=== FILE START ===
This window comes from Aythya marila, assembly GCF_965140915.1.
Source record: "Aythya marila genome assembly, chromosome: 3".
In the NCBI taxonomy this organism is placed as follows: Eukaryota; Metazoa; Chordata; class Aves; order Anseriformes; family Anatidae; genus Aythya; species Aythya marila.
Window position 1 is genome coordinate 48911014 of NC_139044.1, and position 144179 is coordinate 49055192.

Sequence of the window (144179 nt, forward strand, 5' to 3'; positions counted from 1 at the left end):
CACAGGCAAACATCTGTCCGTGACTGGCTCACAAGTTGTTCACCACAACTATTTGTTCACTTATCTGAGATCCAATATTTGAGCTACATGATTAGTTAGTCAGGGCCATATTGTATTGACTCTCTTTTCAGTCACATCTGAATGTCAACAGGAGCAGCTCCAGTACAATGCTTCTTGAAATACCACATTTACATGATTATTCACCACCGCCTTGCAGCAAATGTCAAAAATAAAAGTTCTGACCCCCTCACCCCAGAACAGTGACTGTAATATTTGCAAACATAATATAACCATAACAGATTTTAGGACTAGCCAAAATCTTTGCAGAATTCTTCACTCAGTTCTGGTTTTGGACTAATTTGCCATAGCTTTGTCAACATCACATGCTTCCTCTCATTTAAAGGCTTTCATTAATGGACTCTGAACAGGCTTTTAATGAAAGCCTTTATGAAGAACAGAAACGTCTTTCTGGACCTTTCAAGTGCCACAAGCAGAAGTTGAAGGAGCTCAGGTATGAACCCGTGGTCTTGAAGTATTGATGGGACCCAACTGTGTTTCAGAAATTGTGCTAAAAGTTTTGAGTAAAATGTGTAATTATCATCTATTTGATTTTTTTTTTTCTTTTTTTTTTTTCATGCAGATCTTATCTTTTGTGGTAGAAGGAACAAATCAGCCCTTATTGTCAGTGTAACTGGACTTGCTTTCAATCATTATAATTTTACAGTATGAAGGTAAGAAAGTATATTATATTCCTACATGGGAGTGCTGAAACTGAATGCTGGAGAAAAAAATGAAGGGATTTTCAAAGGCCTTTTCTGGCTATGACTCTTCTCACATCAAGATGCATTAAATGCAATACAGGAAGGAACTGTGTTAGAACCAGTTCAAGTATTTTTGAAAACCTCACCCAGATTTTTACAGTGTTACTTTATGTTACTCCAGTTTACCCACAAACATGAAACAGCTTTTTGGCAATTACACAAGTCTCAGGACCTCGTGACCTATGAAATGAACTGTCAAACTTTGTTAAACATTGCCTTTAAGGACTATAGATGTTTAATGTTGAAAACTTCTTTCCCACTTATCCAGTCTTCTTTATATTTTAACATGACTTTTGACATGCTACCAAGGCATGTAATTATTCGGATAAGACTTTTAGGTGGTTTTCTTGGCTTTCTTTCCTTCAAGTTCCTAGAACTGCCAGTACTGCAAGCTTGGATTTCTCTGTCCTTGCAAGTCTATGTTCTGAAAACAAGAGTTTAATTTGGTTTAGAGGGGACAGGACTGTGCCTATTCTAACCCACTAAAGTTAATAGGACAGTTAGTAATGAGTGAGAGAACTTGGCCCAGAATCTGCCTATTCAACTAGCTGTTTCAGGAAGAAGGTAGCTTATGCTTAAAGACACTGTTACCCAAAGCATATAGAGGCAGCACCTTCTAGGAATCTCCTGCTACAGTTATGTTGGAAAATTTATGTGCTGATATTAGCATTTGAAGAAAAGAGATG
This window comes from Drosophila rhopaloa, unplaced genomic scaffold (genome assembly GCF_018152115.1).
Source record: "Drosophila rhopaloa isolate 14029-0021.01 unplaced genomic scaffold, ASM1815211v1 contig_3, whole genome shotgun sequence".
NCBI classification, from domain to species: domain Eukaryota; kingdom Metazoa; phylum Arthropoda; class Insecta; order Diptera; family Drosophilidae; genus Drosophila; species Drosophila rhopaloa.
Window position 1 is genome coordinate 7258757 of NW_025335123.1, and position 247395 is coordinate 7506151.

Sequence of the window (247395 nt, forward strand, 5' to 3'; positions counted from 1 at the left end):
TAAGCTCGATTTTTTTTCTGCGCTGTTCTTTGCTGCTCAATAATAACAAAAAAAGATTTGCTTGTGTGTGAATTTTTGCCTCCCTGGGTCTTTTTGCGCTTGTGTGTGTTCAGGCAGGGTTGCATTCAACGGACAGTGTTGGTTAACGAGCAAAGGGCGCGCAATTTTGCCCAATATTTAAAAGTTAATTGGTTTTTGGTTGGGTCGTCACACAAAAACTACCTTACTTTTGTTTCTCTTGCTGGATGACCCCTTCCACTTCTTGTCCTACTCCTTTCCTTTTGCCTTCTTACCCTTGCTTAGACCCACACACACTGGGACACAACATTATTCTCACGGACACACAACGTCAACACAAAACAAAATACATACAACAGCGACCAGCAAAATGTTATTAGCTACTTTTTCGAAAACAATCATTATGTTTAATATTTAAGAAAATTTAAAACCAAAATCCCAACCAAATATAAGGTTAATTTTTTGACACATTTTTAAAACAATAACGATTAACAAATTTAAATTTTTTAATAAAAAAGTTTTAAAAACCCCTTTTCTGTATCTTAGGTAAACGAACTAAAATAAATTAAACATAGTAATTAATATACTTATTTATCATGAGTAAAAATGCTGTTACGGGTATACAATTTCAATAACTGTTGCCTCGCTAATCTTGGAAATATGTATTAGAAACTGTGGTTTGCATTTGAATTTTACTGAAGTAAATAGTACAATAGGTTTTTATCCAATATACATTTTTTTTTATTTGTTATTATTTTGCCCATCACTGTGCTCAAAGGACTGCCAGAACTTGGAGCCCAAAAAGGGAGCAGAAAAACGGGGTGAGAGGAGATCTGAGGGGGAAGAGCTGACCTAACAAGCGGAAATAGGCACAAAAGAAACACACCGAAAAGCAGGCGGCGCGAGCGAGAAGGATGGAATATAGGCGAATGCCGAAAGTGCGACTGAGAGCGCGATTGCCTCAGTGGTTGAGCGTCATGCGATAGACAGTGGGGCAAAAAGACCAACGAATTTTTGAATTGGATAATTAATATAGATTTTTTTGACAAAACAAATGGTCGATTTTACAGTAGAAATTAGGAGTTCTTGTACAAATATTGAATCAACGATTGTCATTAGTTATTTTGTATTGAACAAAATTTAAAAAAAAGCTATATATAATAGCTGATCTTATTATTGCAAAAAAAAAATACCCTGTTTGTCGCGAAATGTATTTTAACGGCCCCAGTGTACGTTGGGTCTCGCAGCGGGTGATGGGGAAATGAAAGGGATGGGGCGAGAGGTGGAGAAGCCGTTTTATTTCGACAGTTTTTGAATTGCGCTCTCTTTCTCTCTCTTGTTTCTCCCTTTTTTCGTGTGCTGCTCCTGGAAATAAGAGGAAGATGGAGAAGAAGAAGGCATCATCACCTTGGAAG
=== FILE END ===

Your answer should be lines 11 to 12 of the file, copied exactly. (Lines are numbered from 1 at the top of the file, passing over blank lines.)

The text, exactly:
Sequence of the window (247395 nt, forward strand, 5' to 3'; positions counted from 1 at the left end):
TAAGCTCGATTTTTTTTCTGCGCTGTTCTTTGCTGCTCAATAATAACAAAAAAAGATTTGCTTGTGTGTGAATTTTTGCCTCCCTGGGTCTTTTTGCGCTTGTGTGTGTTCAGGCAGGGTTGCATTCAACGGACAGTGTTGGTTAACGAGCAAAGGGCGCGCAATTTTGCCCAATATTTAAAAGTTAATTGGTTTTTGGTTGGGTCGTCACACAAAAACTACCTTACTTTTGTTTCTCTTGCTGGATGACCCCTTCCACTTCTTGTCCTACTCCTTTCCTTTTGCCTTCTTACCCTTGCTTAGACCCACACACACTGGGACACAACATTATTCTCACGGACACACAACGTCAACACAAAACAAAATACATACAACAGCGACCAGCAAAATGTTATTAGCTACTTTTTCGAAAACAATCATTATGTTTAATATTTAAGAAAATTTAAAACCAAAATCCCAACCAAATATAAGGTTAATTTTTTGACACATTTTTAAAACAATAACGATTAACAAATTTAAATTTTTTAATAAAAAAGTTTTAAAAACCCCTTTTCTGTATCTTAGGTAAACGAACTAAAATAAATTAAACATAGTAATTAATATACTTATTTATCATGAGTAAAAATGCTGTTACGGGTATACAATTTCAATAACTGTTGCCTCGCTAATCTTGGAAATATGTATTAGAAACTGTGGTTTGCATTTGAATTTTACTGAAGTAAATAGTACAATAGGTTTTTATCCAATATACATTTTTTTTTATTTGTTATTATTTTGCCCATCACTGTGCTCAAAGGACTGCCAGAACTTGGAGCCCAAAAAGGGAGCAGAAAAACGGGGTGAGAGGAGATCTGAGGGGGAAGAGCTGACCTAACAAGCGGAAATAGGCACAAAAGAAACACACCGAAAAGCAGGCGGCGCGAGCGAGAAGGATGGAATATAGGCGAATGCCGAAAGTGCGACTGAGAGCGCGATTGCCTCAGTGGTTGAGCGTCATGCGATAGACAGTGGGGCAAAAAGACCAACGAATTTTTGAATTGGATAATTAATATAGATTTTTTTGACAAAACAAATGGTCGATTTTACAGTAGAAATTAGGAGTTCTTGTACAAATATTGAATCAACGATTGTCATTAGTTATTTTGTATTGAACAAAATTTAAAAAAAAGCTATATATAATAGCTGATCTTATTATTGCAAAAAAAAAATACCCTGTTTGTCGCGAAATGTATTTTAACGGCCCCAGTGTACGTTGGGTCTCGCAGCGGGTGATGGGGAAATGAAAGGGATGGGGCGAGAGGTGGAGAAGCCGTTTTATTTCGACAGTTTTTGAATTGCGCTCTCTTTCTCTCTCTTGTTTCTCCCTTTTTTCGTGTGCTGCTCCTGGAAATAAGAGGAAGATGGAGAAGAAGAAGGCATCATCACCTTGGAAG